Read it and fume.

The L.A. Times ntoes that at least a dozen vigils and memorials are scheduled around the country for King this week. you can find a list of them at GLSEN. The page where they are listed is currently down, but it may be up later.

There's one taking place in West Hollywood tonight at 7 pm. There's also one on Friday in Kansas City.

Additionally, here is Lawrence King's memorial MySpace page.

For all our coverage of the Lawrence King murder, click here.

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Comments

  1. Sorry, Hermes, I have read John Cloud's other pieces, and it does not change my opinion of his article one bit. People were sickened by the article not because they were "heeding Andy's rallying cry" but because they read what it said and strongly objected to its message in the aftermath of a hate crime. (Most people criticizing Cloud did not know he was "one of our own," by the way.)

    Regarding his other writings: The fact is his profile of wingnut Ann Coulter was widely ridiculed. His article on gay relationships took several leaps of logic based on minimal evidence. (Since I've been in one for 17 years, I have some experience to make a judgment call.) And his article on gay youth, while not without sensitivity, had an inordinate amount of space devoted to ex-gay quackery. (Ironically, one of the gay youths he quoted at length has gone on to be a darling of the ex-gay movement.)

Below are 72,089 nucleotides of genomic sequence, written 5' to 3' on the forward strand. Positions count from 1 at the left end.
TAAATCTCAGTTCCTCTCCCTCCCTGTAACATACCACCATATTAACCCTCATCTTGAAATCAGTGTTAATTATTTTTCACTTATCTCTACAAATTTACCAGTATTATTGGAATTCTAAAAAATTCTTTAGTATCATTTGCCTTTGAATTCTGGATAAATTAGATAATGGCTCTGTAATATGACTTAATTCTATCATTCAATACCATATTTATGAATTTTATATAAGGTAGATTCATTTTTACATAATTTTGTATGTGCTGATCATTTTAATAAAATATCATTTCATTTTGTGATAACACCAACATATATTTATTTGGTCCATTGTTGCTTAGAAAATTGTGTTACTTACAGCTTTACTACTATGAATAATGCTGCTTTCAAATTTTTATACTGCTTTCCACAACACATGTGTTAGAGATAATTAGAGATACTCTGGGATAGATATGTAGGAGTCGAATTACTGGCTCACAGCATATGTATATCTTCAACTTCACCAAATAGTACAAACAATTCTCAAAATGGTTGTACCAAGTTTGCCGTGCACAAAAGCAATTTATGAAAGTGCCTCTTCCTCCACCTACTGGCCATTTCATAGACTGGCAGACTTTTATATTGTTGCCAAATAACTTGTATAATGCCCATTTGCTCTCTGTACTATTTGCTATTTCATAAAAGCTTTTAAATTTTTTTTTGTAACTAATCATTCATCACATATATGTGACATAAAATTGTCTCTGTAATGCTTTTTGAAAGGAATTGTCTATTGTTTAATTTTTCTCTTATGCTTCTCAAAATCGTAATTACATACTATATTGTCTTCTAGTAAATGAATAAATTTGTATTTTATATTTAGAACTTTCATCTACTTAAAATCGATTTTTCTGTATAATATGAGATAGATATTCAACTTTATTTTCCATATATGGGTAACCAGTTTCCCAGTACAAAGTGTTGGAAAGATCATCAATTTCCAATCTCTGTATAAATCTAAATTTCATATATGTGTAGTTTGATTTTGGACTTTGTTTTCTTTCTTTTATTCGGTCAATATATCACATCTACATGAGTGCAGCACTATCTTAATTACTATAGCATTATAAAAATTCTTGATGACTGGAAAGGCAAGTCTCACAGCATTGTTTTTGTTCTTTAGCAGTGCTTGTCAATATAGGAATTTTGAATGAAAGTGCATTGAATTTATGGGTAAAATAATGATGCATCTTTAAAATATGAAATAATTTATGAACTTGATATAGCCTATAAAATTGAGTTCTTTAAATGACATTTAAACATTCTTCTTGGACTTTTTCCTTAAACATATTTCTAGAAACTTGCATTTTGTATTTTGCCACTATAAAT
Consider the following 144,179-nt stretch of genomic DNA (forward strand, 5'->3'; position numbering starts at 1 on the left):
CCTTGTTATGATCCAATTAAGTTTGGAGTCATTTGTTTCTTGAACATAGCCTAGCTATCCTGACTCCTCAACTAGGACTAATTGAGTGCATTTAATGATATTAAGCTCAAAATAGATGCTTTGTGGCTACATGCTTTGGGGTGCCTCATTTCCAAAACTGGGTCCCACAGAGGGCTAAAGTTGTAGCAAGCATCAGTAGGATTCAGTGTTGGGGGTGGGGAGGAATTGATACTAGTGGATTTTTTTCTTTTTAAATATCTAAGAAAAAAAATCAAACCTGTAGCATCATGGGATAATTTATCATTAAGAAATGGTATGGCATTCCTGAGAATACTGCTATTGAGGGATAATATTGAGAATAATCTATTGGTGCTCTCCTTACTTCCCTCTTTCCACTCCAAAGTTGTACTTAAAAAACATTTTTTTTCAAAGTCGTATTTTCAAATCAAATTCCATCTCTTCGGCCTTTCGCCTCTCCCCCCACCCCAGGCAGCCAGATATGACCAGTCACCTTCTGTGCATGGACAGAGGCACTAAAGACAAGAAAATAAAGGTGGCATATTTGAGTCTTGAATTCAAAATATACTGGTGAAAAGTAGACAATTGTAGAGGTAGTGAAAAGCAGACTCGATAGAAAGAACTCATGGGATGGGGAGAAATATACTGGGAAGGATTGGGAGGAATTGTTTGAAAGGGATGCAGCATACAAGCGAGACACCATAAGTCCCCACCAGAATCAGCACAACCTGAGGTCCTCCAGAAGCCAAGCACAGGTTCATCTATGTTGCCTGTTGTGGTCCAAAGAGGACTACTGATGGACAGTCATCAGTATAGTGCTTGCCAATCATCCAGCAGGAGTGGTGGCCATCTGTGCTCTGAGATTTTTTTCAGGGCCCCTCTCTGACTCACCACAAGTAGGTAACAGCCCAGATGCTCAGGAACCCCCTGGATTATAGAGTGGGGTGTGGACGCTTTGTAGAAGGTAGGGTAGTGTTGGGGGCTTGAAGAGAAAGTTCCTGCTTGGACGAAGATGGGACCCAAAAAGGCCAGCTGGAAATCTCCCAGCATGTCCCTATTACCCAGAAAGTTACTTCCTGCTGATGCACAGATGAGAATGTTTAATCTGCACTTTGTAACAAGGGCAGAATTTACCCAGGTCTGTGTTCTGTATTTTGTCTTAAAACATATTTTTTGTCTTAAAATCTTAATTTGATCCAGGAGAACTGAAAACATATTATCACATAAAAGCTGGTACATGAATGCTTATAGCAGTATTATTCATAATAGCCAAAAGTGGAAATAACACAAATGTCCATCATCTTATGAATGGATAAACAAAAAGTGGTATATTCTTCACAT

If people reacted strongly to his article, it is not necessarily a vilification of its author--rather, it is passionate critiques of a writer carelessly using statistics in the face of a brutal hate crime (along with a common misperception of what hate crimes are) to argue against hate crimes legislation.

    Posted by: Ernie | Feb 20, 2008 2:03:59 PM


  2. Hermes In DC:

    To clarify: I never quoted Mr. Cloud as saying big fucking deal. It's a common practice amongst writers, whether novice or otherwise (I consider mysel the former, BTW), that if you're going to attribute a quote to someone in particular, you'd do so by inserting quotation marks around the phrase, which I did not do, so it was my intent and hope that the sentence would be taken as purely my own interpretation and opinion of the article.


    With all due, I do see how the statement could have been easily misconstrued.

    Posted by: banjiboi | Feb 20, 2008 2:05:37 PM


  3. Damn you, typos!

    Posted by: banjoboi | Feb 20, 2008 2:07:20 PM


  4. Hermes in DC I did indeed read Cloud's article on gay relationships in its entirety and I fully agree: it IS thoughtful and very personal and I was quite glad to see it in a news magazine I have been reading for as long as I can remember and which, in the European edition anyway, does not often cover GLBT issues. For the purposes of brevity I did not mention my overall thoughts on the article. Because of brevity it does appear like I'm trying to take the quote out of context. A lesson learned!

    In addition, I also did read Kurdek's paper and I did appreciate what he was trying to do with the groups he had available to him. It doesn't change my point, which is that it's not statistically relevant to compare such disparate groups and Cloud did not highlight this clearly enough in his article. Possibly also because of brevity enforced on him. Certainly he has a better excuse than I. Furthermore, I am not in "this" country you speak of and Time is not limited to "this" country. So why should Cloud limit his research to it? Surely other studies have been conducted in countries with gay marriage has been available for a suitable period of time.